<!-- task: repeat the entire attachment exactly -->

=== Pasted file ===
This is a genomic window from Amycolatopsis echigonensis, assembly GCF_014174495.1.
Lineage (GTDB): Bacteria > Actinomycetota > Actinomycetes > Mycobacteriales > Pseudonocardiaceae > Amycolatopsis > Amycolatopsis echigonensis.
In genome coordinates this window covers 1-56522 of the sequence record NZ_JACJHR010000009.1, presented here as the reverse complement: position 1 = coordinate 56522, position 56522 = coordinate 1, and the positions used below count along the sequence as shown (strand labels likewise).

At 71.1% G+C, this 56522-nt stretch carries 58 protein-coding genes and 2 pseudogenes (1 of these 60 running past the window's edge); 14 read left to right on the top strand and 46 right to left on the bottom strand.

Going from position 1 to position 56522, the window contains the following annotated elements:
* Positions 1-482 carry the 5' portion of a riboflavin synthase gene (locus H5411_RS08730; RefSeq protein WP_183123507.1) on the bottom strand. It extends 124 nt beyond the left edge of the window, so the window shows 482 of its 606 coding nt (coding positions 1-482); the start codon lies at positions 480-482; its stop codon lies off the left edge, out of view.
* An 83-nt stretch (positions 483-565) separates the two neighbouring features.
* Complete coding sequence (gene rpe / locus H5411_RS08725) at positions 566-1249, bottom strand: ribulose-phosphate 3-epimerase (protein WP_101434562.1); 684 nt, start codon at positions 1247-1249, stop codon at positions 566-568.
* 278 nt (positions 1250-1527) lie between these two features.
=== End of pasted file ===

This is a genomic window from Amycolatopsis echigonensis, assembly GCF_014174495.1.
Lineage (GTDB): Bacteria > Actinomycetota > Actinomycetes > Mycobacteriales > Pseudonocardiaceae > Amycolatopsis > Amycolatopsis echigonensis.
In genome coordinates this window covers 1-56522 of the sequence record NZ_JACJHR010000009.1, presented here as the reverse complement: position 1 = coordinate 56522, position 56522 = coordinate 1, and the positions used below count along the sequence as shown (strand labels likewise).

At 71.1% G+C, this 56522-nt stretch carries 58 protein-coding genes and 2 pseudogenes (1 of these 60 running past the window's edge); 14 read left to right on the top strand and 46 right to left on the bottom strand.

Going from position 1 to position 56522, the window contains the following annotated elements:
* Positions 1-482 carry the 5' portion of a riboflavin synthase gene (locus H5411_RS08730; RefSeq protein WP_183123507.1) on the bottom strand. It extends 124 nt beyond the left edge of the window, so the window shows 482 of its 606 coding nt (coding positions 1-482); the start codon lies at positions 480-482; its stop codon lies off the left edge, out of view.
* An 83-nt stretch (positions 483-565) separates the two neighbouring features.
* Complete coding sequence (gene rpe / locus H5411_RS08725) at positions 566-1249, bottom strand: ribulose-phosphate 3-epimerase (protein WP_101434562.1); 684 nt, start codon at positions 1247-1249, stop codon at positions 566-568.
* 278 nt (positions 1250-1527) lie between these two features.